Remo Santagata

Remo Santagata, Phd student at the Department of Science and Technology of the University of Naples “Parthenope”. His research project concerns the multi-method environmental assessment of circularity strategies in a biorefinery perspective and the development of circularity indicators. A “secondary branch” of his research concerns the evaluation of scenarios for the implementation of urban forests in Campania and in several global metropolises, an interest born thanks to a collaboration with Prof. Theodore Endreny, which led him to a period of research at the SUNY-ESF College of Environmental Science and Forestry in Syracuse, New York. His doctoral path also offered him the opportunity to participate in several conferences and workshops in Italy and abroad, and in research stays at the Autonomous University of Barcelona and the Normal University of Beijing, during which he expanded his network of contacts and collaborations and took part in interesting moments of international confrontation.

How does the project “Analysis of the metabolism of urban conglomerates and the cooperative strategy of the circular economy” fit into your research path?
My doctoral project at the Parthenope University of Naples, under the international doctoral program “Environment, Resources and Sustainable Development” and under the supervision of Prof. Sergio Ulgiati, is focused on the concept of biorefinery for the recovery and reuse of organic waste deriving , mainly, from the food chain, in a circular perspective. This perspective thus acts as a link between the agricultural phase of food production, the industrial phase of processing and transformation, and the predominantly urban phase of consumption and generation of waste. At the same time, I also deal with circular economy indicators as tools to quantify the benefits (and disadvantages) of implementing circularity paths. These are developed mainly in the urban context and examined through the integration of different methods of analysis, recognizing the particular complexity of the concept of circular economy, which needs multi-level analysis to be satisfactorily evaluated.

What is your specific contribution to the research activities of the project? What are the possible applications of this research in the future?
So far, my contribution to the project has gone from evaluating processes that already show the circularity characteristics that we hope will be increasingly widespread in the future, such as electricity, biofuel and animal meal generation from the treatment of slaughterhouse waste, the assessment of circular economies scenarios developed on the basis of the City of Naples and the integration of different methods of analysis to encourage a multi-approach prospective to the evaluation of circular economy practices.
I am also involved, together with the University, in a project concerning the creation of urban forests within the area of the Metropolitan City of Naples, with the aim of increasing livability, reducing smog and pollution and avoiding the island effect of heat in urban environments.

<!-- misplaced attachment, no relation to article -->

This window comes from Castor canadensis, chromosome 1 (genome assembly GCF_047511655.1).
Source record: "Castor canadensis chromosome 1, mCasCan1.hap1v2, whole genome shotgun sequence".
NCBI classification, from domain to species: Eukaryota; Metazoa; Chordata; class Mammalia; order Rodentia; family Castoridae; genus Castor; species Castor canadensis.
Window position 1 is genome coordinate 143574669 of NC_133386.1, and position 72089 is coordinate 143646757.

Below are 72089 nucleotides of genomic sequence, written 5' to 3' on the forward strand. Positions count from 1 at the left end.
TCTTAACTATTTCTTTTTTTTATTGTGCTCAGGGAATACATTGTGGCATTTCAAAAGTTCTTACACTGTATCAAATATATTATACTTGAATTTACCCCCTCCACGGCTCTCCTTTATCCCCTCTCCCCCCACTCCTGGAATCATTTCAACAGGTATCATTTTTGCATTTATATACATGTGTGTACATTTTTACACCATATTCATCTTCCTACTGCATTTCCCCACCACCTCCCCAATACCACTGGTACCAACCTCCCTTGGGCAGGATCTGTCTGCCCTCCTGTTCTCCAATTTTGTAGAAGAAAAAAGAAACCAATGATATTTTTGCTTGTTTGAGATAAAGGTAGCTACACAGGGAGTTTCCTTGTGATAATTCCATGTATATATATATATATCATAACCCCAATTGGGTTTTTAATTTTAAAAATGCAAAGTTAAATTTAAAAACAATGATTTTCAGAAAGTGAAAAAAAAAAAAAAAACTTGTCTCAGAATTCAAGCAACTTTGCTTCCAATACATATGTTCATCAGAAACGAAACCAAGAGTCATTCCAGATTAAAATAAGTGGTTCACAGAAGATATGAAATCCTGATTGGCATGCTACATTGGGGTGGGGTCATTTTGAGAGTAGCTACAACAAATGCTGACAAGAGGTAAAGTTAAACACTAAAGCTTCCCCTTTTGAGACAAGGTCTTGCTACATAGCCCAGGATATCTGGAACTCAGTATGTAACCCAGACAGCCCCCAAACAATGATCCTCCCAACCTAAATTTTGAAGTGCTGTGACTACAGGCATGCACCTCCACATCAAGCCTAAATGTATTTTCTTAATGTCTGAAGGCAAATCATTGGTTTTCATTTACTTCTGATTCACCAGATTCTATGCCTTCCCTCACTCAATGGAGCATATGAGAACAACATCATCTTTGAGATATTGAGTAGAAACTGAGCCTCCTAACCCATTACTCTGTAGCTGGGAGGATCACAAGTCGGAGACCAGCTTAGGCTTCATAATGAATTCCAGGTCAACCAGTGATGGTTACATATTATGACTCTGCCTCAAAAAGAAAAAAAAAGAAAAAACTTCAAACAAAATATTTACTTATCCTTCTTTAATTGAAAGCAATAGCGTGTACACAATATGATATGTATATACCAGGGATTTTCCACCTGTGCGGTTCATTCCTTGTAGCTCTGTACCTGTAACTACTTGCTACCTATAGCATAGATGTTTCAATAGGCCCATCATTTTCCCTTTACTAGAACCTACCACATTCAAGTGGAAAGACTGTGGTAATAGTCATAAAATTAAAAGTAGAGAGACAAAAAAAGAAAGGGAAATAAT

During the course of the project, you have carried out a research period in China. How do you evaluate your experience in China? What added value has it brought to your professional experience?
I spent a period of about 40 days around in China, passing through Beijing, Sanya, Guangzhou and Macau, during which I participated in several conferences on the theme of the Circular Economy and the events of the Italy-China week; I attended and held seminars at the Normal University of Beijing and collaborated with many young researchers, both Chinese and non-Chinese, in a spirit of sharing and mutual help. I also had the opportunity to learn about the management and disposal of waste in commercial and industrial sites and in general to approach a development model that is very different from what is currently adopted by the Western economy, where there are certainly contradictions related to sustainability and energy supply sources (China is one of the world’s largest markets for renewable technologies, but still relies heavily on coal) but it also presents many elements to look at with interest, such as the high consideration of research and the prospect of achieving the exit from poverty for large parts of the population.

What do you think are the most interesting aspects of the Chinese system for an Italian researcher?
I saw the greater involvement of the Chinese academic community in the institutional and governmental sphere, despite the political approach so different from what we are used to. For a young Italian researcher it is very fascinating to see the recognition of the work and the activities carried out, which can also lead to achieve a brilliant career in a very short period of time. Another positive note is the amount and ease of access to funds to conduct research activities, including moments of international confrontation such as conferences. The work of young researchers, both Chinese and non-Chinese, that I have known is very close and intense and requires considerable commitment, but it allows a consistent degree of participation and involvement also in international contexts.